President TrumpDonald John TrumpPolice say man dangling off Trump Tower Chicago demanding to speak with Trump Fauci says he was ‘absolutely not’ surprised Trump got coronavirus after Rose Garden event Biden: Trump ‘continues to lie to us’ about coronavirus MORE‘s top campaign surrogates on Monday sought to project optimism about his chances for reelection next month.
But their message was overshadowed by the candidate himself, who took a more scorched earth approach.
“We feel better about our pathway to victory than we have at any point in the campaign this year,” campaign manager Bill StepienBill StepienRepublicans increasingly seek distance from Trump Trump shares manipulated image of Biden in wheelchair at nursing home The Memo: Trump travel plans reveal weakness in battlegrounds MORE told reporters.
“I’ve never seen energy like this. I’ve never seen momentum like this,” Republican National Committee (RNC) Chairwoman Ronna McDanielRonna Romney McDanielSunday shows – Trump Michigan rally grabs the spotlight RNC chairwoman: Republicans should realize distancing themselves from Trump ‘is hurting themselves in the long run’ Sunday shows preview: Coronavirus cases surge in the Midwest; Trump hits campaign trail after COVID-19 MORE said.
The two cited increasing GOP voter registration in states like Florida and Pennsylvania and the enthusiasm at Trump’s rallies to argue that the president is locked in a close but eminently winnable race with Democratic nominee Joe BidenJoe BidenBiden: Trump ‘continues to lie to us’ about coronavirus Rally crowd chants ‘lock him up’ as Trump calls Biden family ‘a criminal enterprise’ Undecided voters in Arizona wary of Trump, crave stability MORE.
Trump, on the other hand, had his attention elsewhere.
The president, in a call with thousands of campaign staffers, called the government’s top infectious diseases expert a “disaster,” ripped the media as “sick people,” suggested Biden “should be in jail,” and argued Americans are tired of dealing with the coronavirus pandemic that has killed more than 215,000 people in the United States.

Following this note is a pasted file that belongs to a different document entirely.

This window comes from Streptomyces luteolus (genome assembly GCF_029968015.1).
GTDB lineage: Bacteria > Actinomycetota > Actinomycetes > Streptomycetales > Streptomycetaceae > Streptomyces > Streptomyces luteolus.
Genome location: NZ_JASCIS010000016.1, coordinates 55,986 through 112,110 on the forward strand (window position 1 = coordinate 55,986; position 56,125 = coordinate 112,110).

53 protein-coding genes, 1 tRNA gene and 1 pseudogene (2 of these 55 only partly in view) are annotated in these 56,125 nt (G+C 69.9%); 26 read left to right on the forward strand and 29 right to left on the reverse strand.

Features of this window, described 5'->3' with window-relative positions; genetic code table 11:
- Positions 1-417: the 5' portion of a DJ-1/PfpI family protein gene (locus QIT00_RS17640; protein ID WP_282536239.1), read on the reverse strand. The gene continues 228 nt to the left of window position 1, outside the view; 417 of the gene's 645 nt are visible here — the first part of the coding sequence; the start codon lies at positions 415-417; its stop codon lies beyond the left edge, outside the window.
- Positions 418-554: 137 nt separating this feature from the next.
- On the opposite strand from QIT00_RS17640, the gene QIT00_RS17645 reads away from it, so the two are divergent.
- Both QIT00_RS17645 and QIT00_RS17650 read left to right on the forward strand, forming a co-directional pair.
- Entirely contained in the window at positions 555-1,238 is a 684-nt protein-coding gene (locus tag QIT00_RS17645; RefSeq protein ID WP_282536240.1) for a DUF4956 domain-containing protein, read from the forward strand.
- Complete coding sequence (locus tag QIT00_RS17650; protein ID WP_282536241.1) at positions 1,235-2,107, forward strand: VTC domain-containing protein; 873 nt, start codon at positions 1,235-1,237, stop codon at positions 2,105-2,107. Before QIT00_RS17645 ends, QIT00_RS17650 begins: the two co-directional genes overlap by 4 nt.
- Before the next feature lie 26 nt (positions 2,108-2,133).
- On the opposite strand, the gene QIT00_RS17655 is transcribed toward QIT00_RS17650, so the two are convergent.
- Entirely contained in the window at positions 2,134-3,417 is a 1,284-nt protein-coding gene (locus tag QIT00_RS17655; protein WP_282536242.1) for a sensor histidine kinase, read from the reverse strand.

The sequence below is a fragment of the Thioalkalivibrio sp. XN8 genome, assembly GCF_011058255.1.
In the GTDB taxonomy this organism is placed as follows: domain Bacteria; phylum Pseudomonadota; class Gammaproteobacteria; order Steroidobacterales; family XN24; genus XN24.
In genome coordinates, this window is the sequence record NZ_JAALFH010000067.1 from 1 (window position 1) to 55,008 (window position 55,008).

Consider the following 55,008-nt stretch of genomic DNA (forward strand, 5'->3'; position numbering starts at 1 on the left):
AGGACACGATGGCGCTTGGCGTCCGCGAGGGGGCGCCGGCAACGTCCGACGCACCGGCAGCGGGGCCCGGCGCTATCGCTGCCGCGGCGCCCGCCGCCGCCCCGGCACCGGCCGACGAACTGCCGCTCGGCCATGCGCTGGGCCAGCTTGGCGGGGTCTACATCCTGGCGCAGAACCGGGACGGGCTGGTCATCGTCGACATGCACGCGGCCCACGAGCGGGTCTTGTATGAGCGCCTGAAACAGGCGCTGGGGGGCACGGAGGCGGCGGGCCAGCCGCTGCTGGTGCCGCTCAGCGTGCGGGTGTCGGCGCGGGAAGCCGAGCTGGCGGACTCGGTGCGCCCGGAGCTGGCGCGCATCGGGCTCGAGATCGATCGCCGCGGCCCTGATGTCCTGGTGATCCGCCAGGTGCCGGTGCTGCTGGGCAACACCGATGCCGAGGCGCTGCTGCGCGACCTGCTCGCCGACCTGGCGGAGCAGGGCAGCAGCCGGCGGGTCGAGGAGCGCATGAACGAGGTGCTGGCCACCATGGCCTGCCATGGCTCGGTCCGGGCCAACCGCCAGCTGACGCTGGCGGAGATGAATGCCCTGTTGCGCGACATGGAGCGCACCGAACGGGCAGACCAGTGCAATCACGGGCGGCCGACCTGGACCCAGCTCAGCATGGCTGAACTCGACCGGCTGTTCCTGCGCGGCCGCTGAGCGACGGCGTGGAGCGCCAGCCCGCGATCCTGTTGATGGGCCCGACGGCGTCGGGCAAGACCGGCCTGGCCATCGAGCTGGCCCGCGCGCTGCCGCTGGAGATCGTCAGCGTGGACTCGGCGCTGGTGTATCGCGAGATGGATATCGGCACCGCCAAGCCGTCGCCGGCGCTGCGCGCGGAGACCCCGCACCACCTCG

“We have never been in a stronger position than we are today,” Trump said. “Now, bad things will happen. Fake stories will be written.”
Before speaking at a pair of rallies in Arizona, Trump mocked Anthony FauciAnthony FauciFauci says he was ‘absolutely not’ surprised Trump got coronavirus after Rose Garden event Whatever happened to Deborah Birx? Infectious disease expert calls White House advisers herd immunity claims ‘pseudoscience’ MORE, head of the National Institute of Allergy and Infectious Diseases, for throwing out a wayward first pitch three months ago and called a journalist a “criminal” for not reporting more aggressively on unproven allegations of corruption against Biden.
“They’re getting tired of the pandemic, aren’t they,” Trump told a crowd of hundreds of unmasked supporters at a rally in Prescott. “You turn on CNN, that’s all they cover. COVID, COVID, pandemic, COVID, COVID, COVID … you know why? They’re trying to talk everybody out of voting. People aren’t buying it, CNN. You dumb bastards.”
The president’s handling of the coronavirus pandemic has proven to be